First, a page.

Valentine’s rejuvenation for London’s derelict landmark

Image: Richard Heald

Image: Richard Heald

“Calling all Mythological creatures, Greek God’s and woodland nymphs. The Bacchanalia were wild and mystic parties held to honour Dionysus the Greek God of Madness. Dionysus’ central mission was to liberate the self by indulgence in wine, madness and sexual ecstasy.”

Over 2000 years have passed since those excessive, hedonistic days. But the Secret Garden Party brought them back, for you, for Valentine’s Day. The party was packed with quite a punch too with the venue for the event being Battersea Power Station, the derelict former factory, now an iconic landmark resting on the banks of the River Thames.

As a blackfield site and a listed building, and a still undecided, undeveloped project, the power station is the subject of continuing negotiation. It has never been used in this capacity before, or seen an event like the Bacchanalia Ball in its history.

Ollie Stroud is Creative Director of the Secret Garden Party design team, who create the festival during July in the Cambridgeshire countryside and who also transform urban venues for their Winter parties, which are similar to the festival creatively, thematically, and in form. He explains the magic and mayhem of organizing a party like the Lovers’ Ball, but of course the true testament will be the lucky hedonists who revelled in the event this weekend.

The unique space of a factory shell as a canvas for creation was obviously a tempting project for the SGP team, but perhaps a little too big. “We won’t be organizing anything like this, on the same scale for a while!” he says, sounding rather exhausted with days to go before the big weekend. “It’s terribly exciting for us to be able to extend what we already do into the context of a venue as huge as Battersea Power Station, it gives us so much more potential to create something incredible. But it takes a lot of work, and it took a lot of negotiation to get here in the first place.”

The effort seems worth it though, if the regeneration of the building might be affected as a result of such creative use and what inspiration might ensue for it being an arts venue in the future. There are ideas of Battersea even being developed into a venue like Tate Britain, but the current financial climate is unfortunately unfavorable towards current arts funding, let alone future projects.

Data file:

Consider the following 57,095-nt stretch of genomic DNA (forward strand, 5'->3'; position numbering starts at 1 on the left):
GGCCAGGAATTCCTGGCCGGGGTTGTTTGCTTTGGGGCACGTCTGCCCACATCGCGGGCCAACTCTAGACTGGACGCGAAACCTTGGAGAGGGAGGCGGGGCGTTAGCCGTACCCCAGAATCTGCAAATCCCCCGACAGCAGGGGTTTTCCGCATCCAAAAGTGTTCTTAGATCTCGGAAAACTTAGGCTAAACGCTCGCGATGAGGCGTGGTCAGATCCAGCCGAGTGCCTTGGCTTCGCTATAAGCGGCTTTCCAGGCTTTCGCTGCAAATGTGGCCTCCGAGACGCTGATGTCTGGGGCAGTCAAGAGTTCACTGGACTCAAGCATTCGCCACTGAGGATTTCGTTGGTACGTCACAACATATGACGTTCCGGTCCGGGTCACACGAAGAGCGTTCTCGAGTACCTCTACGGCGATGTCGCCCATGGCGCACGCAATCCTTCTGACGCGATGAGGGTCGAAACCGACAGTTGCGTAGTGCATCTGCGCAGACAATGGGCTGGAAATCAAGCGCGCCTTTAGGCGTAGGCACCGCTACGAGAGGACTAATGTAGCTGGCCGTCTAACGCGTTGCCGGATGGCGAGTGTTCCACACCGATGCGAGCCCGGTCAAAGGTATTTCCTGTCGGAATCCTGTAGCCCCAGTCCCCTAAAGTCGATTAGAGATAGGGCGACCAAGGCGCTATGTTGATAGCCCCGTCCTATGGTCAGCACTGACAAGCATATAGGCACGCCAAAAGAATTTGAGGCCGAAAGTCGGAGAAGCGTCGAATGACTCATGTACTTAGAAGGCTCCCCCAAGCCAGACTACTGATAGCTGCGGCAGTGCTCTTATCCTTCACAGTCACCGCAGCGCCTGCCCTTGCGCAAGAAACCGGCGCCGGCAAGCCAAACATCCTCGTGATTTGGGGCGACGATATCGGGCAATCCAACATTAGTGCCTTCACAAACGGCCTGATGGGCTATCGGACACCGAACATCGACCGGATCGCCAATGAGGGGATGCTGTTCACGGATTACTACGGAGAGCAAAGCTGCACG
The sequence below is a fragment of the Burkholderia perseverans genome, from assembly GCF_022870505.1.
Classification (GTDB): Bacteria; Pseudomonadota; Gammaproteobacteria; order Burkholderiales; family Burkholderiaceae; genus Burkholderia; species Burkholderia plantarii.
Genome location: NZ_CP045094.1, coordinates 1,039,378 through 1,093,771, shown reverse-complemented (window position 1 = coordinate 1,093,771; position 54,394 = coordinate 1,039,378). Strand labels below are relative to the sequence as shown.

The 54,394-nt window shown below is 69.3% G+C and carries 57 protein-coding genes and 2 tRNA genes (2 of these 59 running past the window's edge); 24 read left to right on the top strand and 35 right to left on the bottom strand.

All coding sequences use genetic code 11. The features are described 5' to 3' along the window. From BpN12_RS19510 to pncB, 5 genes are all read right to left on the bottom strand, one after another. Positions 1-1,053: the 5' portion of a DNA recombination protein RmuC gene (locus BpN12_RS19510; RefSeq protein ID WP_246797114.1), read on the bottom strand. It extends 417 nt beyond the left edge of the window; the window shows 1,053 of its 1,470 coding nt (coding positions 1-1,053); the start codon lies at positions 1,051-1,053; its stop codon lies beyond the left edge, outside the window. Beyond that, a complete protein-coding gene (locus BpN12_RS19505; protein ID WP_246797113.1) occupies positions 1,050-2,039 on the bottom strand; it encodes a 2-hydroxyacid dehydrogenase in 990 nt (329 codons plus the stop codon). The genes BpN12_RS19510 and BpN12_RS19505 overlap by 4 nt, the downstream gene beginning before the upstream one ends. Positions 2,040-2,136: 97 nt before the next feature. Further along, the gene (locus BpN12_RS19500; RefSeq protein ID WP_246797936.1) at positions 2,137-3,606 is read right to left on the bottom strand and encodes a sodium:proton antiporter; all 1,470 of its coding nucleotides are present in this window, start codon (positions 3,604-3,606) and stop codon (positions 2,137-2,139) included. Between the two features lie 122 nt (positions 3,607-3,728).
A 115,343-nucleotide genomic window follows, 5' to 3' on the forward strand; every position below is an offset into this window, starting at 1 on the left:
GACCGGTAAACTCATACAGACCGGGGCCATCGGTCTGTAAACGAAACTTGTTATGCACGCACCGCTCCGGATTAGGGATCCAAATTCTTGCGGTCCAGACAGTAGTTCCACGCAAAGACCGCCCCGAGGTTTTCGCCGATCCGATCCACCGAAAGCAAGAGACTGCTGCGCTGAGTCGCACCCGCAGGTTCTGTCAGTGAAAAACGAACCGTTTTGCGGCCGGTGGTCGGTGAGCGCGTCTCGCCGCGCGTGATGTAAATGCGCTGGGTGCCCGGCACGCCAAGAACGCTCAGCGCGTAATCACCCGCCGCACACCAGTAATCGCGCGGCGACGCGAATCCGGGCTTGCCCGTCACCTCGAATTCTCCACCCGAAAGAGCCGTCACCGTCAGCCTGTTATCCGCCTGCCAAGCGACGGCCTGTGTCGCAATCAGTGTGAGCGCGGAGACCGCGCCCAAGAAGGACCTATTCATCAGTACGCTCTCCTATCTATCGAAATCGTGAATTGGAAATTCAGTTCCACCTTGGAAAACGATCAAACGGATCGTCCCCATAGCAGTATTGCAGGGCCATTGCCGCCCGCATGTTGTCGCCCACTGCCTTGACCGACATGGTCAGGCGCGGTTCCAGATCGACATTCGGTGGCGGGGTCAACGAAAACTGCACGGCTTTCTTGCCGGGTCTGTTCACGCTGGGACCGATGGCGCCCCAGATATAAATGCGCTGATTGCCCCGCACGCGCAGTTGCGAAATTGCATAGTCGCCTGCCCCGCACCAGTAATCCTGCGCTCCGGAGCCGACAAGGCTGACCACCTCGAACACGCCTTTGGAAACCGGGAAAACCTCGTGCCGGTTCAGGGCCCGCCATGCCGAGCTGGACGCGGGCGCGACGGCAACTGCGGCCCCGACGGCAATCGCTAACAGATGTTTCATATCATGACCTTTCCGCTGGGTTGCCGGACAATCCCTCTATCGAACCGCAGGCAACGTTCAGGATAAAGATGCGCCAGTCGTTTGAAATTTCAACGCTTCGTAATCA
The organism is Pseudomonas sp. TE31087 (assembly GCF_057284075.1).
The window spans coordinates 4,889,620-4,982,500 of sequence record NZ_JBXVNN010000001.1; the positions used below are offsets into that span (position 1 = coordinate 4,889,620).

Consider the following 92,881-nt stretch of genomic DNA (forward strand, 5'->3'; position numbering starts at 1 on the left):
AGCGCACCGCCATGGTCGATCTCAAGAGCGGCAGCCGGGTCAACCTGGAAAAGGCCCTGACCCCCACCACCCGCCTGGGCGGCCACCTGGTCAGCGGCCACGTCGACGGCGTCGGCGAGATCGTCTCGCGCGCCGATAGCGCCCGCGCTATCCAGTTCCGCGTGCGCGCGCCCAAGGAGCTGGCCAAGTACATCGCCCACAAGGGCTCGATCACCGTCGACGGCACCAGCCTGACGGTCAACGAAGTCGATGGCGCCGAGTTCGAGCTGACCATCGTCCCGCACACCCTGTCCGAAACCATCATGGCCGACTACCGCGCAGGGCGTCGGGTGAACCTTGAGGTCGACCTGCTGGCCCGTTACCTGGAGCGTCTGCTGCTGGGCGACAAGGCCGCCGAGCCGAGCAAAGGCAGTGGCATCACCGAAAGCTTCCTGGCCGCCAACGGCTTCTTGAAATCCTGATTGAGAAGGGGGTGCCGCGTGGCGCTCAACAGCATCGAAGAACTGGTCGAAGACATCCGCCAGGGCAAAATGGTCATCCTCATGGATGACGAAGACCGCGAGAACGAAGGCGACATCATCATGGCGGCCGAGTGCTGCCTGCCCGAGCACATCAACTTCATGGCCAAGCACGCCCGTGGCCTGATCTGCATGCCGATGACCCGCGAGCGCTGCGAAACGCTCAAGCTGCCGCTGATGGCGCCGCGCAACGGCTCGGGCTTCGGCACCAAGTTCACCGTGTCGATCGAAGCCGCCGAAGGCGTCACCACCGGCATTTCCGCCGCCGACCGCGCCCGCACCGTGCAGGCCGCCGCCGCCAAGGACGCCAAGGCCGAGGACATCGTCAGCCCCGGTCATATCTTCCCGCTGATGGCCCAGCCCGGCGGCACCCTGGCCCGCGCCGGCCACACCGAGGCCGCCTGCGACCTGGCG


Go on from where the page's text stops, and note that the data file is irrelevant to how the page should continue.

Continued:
“Predominantly, we are using the space as a venue. We will leave it as we found it. There is no roof so there will be huge marquees in the central atrium and secret rooms for exploring. But what we do is not really directed towards the purpose of what the power station will end up being used for. We are coming in and creating something stunning and memorable which is what people will take away from the experience so I suppose that itself is instrumental in how people currently can enjoy the space but it is not indicative that there will be parties there forever!”

It is trendy for property developers to regenerate buildings such as old factories and mills along riversides, seen especially here in York, into smart apartments and penthouses. However, although the Lovers’ Ball appears to be an extremely exciting venture it is saddening to think of what the potential wasting of similar derelict spaces around the country could mean we are culturally missing out on.

Stroud agrees that creatively there is a lot that can be said for using a slightly unconventional venue but that the scale of this one means, “it is very much an above radar event. Things are very different when you organize something below radar like the first few years of the festival because it’s not about it being a business venture, or making money. Now, because of how expensive the site is, we have to charge more money for the tickets (£40 for one night) and those rules debilitate us somewhat. It’s non-profit but the reality is that like any business the romance is taken out of things- jobs need to be covered. The actual festival is only profiting after 8 years.”

But profit, as any SGP reveler will attest to, is not what it’s all about. Indeed, SGP events do, in various ways fill a cultural gap, most significantly so far on the festival scene but also now it seems on a broader scale. And that gap is characterized by the liberation of performers and creative types to craft a unique British phenomenon with an exchange of music, dancing, poetry, art, costume, debate and imagination. I wonder whether the scale of the Lovers Ball has detracted from the essence of the SGP philosophy, but Stroud assures me “it hasn’t at all, it’s just different. The experience will be intimate but huge.”

So, it seems the Secret Garden Party are evolving their craft in new directions with confidence, style and aplomb. The Lovers’ Ball reveals just how impressive and ambitious their projects are, and how hopefully they will inspire our generation to see the landmarks of the past in an imaginative and re-inspired context.

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